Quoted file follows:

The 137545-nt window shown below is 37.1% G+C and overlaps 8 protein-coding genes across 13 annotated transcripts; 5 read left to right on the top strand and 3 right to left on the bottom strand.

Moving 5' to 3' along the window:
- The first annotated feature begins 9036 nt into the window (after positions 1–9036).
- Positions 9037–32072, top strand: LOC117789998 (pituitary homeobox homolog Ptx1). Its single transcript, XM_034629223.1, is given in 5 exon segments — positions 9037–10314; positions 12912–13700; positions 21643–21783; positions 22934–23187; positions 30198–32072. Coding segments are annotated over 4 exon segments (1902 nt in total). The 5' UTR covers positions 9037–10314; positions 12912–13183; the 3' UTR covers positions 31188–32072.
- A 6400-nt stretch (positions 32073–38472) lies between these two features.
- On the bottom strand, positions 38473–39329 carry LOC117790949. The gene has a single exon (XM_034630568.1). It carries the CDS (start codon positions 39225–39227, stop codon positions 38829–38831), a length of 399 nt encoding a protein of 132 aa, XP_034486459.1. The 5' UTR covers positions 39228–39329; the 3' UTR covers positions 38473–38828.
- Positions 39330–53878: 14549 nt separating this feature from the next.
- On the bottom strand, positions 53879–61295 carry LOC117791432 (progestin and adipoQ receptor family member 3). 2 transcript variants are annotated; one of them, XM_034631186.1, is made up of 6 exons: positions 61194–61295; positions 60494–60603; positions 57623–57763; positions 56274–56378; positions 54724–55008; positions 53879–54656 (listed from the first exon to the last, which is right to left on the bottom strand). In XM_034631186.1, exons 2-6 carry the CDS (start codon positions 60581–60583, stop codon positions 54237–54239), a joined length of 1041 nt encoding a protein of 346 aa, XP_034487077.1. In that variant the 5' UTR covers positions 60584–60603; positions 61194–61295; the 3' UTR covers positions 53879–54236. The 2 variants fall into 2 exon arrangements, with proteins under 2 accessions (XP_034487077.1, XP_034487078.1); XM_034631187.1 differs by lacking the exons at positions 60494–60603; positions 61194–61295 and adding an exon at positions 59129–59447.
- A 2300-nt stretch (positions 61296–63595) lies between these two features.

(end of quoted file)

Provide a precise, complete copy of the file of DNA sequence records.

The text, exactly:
The 137545-nt window shown below is 37.1% G+C and overlaps 8 protein-coding genes across 13 annotated transcripts; 5 read left to right on the top strand and 3 right to left on the bottom strand.

Moving 5' to 3' along the window:
- The first annotated feature begins 9036 nt into the window (after positions 1–9036).
- Positions 9037–32072, top strand: LOC117789998 (pituitary homeobox homolog Ptx1). Its single transcript, XM_034629223.1, is given in 5 exon segments — positions 9037–10314; positions 12912–13700; positions 21643–21783; positions 22934–23187; positions 30198–32072. Coding segments are annotated over 4 exon segments (1902 nt in total). The 5' UTR covers positions 9037–10314; positions 12912–13183; the 3' UTR covers positions 31188–32072.
- A 6400-nt stretch (positions 32073–38472) lies between these two features.
- On the bottom strand, positions 38473–39329 carry LOC117790949. The gene has a single exon (XM_034630568.1). It carries the CDS (start codon positions 39225–39227, stop codon positions 38829–38831), a length of 399 nt encoding a protein of 132 aa, XP_034486459.1. The 5' UTR covers positions 39228–39329; the 3' UTR covers positions 38473–38828.
- Positions 39330–53878: 14549 nt separating this feature from the next.
- On the bottom strand, positions 53879–61295 carry LOC117791432 (progestin and adipoQ receptor family member 3). 2 transcript variants are annotated; one of them, XM_034631186.1, is made up of 6 exons: positions 61194–61295; positions 60494–60603; positions 57623–57763; positions 56274–56378; positions 54724–55008; positions 53879–54656 (listed from the first exon to the last, which is right to left on the bottom strand). In XM_034631186.1, exons 2-6 carry the CDS (start codon positions 60581–60583, stop codon positions 54237–54239), a joined length of 1041 nt encoding a protein of 346 aa, XP_034487077.1. In that variant the 5' UTR covers positions 60584–60603; positions 61194–61295; the 3' UTR covers positions 53879–54236. The 2 variants fall into 2 exon arrangements, with proteins under 2 accessions (XP_034487077.1, XP_034487078.1); XM_034631187.1 differs by lacking the exons at positions 60494–60603; positions 61194–61295 and adding an exon at positions 59129–59447.
- A 2300-nt stretch (positions 61296–63595) lies between these two features.